Sevruguin's Images of the Orient

Cultural Migrants Between Armenia and Persia

In a unique exhibition, Frankfurt's Museum of World Cultures honours the work of two Armenian-Iranian artists, Antoine-Khan Sevruguin and his son André "Darvish" Sevrugian, and highlights their unusual family history. Nimet Seker reports

​​An old black-and-white photo dating from 1899: a five-year-old boy dressed in an Oriental suit of armour and helmet, and armed with a shield strikes an aristocratic pose.

It is André Sevrugian, son of the Armenian-Iranian photographer Antoine-Khan Sevruguin. He is dressed up as Rostam, the hero from the Persian epic Shahnameh, which would become the focus of his artistic work in later life.

This photo and another 96 works are on display in the exhibition "Sevrugian: Images of the Orient in Photography and Painting 1880-1980" in Frankfurt's Museum of World Cultures.

The two artists in question are father and son, descendants of a cosmopolitan family of diplomats from Tehran, who, despite their Christian-Armenian identity, were deeply rooted in Persian culture. The works of art on display are from the collection of Emanuel Sevrugian, Antoine-Khan's uncle, and the son of André Darvish, who now lives in Heidelberg.

On the threshold of the modern age

The photographer Antoine-Khan Sevruguin was a pioneer in his profession during his lifetime. His photos impressively document an era on the threshold of the modern age and reveal the photographer's awareness of the profound changes happening around him in his country.

A beggar in Teheran, photo by Antoine-Khan Sevruguin (photo: private copyright, Emanuel Sevrugian/Museum der Weltkulturen)
Sevruguin or Sevrugian? The different spellings of the family surname come from the fact that father Antoine-Khan elected to use the French spelling of his Armenian surname

​​Antoine-Khan travelled several times through the provinces of Persia to capture monuments and everyday scenes of life on camera. He worked for the Shah in the period from Naser ad-Din to Reza Pahlavi and counted European archaeologists among his clients.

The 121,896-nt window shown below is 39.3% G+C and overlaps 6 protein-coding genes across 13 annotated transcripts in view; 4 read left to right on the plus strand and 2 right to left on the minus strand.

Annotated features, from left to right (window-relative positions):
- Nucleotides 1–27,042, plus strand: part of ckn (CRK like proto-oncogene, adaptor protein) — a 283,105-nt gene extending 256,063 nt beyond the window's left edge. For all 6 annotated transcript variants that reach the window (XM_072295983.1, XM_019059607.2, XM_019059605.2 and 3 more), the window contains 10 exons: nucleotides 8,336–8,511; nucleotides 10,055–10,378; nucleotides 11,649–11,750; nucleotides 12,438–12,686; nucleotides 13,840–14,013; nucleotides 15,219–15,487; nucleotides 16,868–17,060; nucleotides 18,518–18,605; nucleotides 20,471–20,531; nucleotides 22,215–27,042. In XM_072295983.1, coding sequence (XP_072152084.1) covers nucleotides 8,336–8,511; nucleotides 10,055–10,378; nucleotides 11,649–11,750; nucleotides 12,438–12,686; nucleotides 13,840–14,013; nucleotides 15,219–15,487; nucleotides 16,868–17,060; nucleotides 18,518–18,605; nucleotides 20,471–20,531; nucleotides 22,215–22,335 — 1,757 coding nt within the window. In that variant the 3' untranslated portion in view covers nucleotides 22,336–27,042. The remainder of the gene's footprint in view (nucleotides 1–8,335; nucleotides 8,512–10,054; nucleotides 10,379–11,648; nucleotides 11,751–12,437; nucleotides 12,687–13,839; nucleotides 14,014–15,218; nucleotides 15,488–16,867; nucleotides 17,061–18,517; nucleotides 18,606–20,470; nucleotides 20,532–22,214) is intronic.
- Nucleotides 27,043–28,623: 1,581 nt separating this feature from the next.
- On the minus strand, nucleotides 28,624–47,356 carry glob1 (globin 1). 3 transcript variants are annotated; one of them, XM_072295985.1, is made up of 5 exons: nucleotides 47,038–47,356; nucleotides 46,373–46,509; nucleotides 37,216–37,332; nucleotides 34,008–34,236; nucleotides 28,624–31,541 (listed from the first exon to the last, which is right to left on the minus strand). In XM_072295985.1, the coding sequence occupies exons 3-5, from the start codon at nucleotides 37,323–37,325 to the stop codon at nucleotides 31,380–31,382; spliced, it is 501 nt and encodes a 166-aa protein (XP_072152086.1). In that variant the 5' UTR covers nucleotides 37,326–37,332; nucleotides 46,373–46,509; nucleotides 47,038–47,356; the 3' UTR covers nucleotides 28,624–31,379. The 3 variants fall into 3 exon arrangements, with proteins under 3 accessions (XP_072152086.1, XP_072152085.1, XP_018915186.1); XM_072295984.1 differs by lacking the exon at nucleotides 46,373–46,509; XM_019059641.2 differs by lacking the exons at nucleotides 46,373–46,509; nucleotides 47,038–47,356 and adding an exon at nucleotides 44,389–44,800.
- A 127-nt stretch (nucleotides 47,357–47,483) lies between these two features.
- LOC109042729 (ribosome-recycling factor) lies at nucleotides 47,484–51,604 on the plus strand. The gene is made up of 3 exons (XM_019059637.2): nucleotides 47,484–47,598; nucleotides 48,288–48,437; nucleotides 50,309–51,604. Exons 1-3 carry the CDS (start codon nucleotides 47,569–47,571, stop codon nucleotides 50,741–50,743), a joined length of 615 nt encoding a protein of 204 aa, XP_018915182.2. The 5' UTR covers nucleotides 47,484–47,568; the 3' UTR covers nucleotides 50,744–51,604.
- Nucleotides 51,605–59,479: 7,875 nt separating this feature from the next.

His open-minded nature made it possible for him to cultivate an intensive exchange with a variety of people throughout the country: from Naser ad-Din Shah's personal physician to the country's intellectuals; from poor rural folk to urban city dwellers of Tehran; from tribal chieftains to Sufis. In terms of culture and society, he travelled back and forth between a number of cultures and social spheres.

The harem: not an erotic prison

His photos contradict the image of a pre-modern and backward Iran in the nineteenth century that was bequeathed to us by Western Orientalists and ethnologists of the time.

In his photos, for instance, we see Russian engineers building telegraph lines; two friends, a physician and a scholar, reading a book together; and Mozaffar ad-Din Shah's harem. The women in the harem are either gazing self-consciously at the camera or playing musical instruments; neither their clothes nor the presence of children brings to mind the cliché of the harem as an erotic, exotic prison.

Members of Mozaffar ad-Din Shah's harem, photo by Antoine-Khan Sevruguin (photo: private copyright, Emanuel Sevrugian/Museum der Weltkulturen)
Sevruguin's photographs contradicted the West's stereotypical view of the Orient: members of Mozaffar ad-Din Shah's harem, c.1900

​​While social history studies about this era depict women in harems as the passive objects of the shah’s sexual appetite, these photos are more reminiscent of family photos of mothers and their children.